How do I Calculate a Fertility Cycle?
Calculating your fertility cycle, the month-long period when a female undergoes physical changes related to her ability to reproduce, involves several elements. Keeping track of your physical changes, temperature, moods, and menstruation are some ways to calculate this cycle. This can aid you in getting pregnant, avoiding pregnancy, treating premenstrual syndrome (PMS), or simply having a better understanding of how your body works and how it affects you.
Charting your menstrual cycle begins with keeping a calendar. The first day of your period counts as "Day 1," and it typically lasts from three to five days. A week from your period, your body will begin to emit hormones to prepare for the release of another egg. Your uterus will develop a lining of nutrient-rich blood, and your vaginal secretions will become more viscous. Around 14 days after your period starts, the egg will be released and your chances of getting pregnant will be the highest. If the egg is not fertilized within a week, the uterine lining will be shed and the cycle will start again.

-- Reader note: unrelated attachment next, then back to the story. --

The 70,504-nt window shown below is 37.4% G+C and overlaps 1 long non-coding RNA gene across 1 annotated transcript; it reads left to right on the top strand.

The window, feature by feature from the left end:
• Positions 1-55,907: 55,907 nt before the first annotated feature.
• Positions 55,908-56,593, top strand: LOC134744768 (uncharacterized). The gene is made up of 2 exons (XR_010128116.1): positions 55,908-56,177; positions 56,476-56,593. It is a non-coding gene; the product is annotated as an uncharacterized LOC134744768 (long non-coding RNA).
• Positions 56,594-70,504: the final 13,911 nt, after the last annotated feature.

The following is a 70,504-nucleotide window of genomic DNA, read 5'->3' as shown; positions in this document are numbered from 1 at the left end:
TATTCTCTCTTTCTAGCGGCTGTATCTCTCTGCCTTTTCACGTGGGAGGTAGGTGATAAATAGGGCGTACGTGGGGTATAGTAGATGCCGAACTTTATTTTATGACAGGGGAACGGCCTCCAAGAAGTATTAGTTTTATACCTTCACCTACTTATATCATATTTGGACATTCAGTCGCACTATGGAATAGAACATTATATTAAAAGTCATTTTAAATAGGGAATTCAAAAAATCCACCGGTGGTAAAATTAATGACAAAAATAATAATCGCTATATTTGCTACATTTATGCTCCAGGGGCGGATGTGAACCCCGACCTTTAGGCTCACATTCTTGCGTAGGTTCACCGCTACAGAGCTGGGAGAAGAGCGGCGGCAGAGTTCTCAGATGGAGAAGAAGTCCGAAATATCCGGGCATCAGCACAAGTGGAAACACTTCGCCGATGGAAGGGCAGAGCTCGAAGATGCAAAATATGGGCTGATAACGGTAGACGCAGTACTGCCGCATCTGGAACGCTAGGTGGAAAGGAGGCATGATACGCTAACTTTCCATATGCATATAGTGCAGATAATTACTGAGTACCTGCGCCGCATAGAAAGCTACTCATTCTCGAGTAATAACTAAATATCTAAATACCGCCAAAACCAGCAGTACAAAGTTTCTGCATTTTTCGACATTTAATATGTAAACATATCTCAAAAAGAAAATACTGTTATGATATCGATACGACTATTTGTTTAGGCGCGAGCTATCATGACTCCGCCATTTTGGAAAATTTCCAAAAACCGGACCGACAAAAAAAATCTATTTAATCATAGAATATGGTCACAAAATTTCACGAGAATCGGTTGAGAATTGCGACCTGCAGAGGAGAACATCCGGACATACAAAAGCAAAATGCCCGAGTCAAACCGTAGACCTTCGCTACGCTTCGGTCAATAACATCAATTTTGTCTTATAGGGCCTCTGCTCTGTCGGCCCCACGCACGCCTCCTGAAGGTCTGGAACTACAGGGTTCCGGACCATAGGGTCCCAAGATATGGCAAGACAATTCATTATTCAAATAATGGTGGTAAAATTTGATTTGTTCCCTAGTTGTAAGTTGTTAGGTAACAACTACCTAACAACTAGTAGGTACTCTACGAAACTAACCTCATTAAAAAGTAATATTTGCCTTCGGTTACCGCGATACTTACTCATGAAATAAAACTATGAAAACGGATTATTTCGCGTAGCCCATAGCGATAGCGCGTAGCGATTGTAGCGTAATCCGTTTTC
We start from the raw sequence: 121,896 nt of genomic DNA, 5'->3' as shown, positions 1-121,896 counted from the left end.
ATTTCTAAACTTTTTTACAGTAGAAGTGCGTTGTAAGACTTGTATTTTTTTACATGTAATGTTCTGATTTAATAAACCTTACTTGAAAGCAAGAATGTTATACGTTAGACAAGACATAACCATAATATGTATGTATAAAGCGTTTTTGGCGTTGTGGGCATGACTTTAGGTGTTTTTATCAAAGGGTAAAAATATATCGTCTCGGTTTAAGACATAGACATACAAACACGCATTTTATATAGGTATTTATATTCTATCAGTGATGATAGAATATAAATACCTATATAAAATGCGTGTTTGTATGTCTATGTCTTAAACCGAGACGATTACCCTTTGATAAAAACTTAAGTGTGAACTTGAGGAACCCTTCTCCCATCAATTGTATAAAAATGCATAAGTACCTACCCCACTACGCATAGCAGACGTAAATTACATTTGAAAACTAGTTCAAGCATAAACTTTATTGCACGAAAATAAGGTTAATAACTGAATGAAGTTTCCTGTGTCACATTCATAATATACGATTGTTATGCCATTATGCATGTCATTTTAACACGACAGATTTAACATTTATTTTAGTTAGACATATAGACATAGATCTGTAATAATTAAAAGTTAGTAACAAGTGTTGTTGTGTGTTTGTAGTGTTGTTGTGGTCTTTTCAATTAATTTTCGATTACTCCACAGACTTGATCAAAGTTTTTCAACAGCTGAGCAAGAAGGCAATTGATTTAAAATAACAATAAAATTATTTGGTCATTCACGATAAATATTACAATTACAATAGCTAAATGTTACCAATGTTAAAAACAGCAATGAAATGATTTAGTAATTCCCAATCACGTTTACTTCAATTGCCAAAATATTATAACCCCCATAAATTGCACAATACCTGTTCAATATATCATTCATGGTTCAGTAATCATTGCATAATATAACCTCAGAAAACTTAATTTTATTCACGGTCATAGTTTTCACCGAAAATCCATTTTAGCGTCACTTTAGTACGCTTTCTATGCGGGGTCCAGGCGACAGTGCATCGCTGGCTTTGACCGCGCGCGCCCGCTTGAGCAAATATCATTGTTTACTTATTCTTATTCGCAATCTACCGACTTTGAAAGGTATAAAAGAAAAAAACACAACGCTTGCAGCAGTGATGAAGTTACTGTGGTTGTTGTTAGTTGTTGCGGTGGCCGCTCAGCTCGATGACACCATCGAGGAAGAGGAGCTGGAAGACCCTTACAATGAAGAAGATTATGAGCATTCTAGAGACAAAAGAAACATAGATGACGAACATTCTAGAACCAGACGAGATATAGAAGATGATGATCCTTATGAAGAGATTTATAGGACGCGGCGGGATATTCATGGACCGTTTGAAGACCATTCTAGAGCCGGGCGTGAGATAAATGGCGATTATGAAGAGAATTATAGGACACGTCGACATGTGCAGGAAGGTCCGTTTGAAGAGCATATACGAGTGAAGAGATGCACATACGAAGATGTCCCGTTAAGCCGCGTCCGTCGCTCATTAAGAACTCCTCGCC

The length of the days in the example above are a general "rule of thumb" for females with a 28-day fertility cycle. You may have a fertility cycle that is longer or shorter than 28 days. This does not mean your fertility cycle is "abnormal." Some women have shorter or longer cycles, or it may even vary from month to month. Fertility cycles can also be changed by birth control, stress, and many other factors.
Even with a calendar and several months' worth of charted periods, it can be difficult to pinpoint exactly when you're ovulating. Female humans, unlike many other animal species, do not have many visual markers to tell when they're ovulating. This does not mean it's impossible to get a general sense of when you're ovulating, however. Besides charting the days of your cycle, you can take stock of your moods and subtle physical changes.
Ovulating women have some physical sensations, like tender nipples. Their moods may also change. Another visual marker of ovulation is vaginal discharge. A healthy vagina will secrete clear lubrication, which is made up of plasma and mucus. As you near ovulation, the mucus will become more viscous and turn white.
Women who are trying to get pregnant often will check their temperature to try and pinpoint their time of ovulation more precisely. Once the egg is released into the uterus, a woman's temperature will rise slightly. This is called the "lumen cycle."
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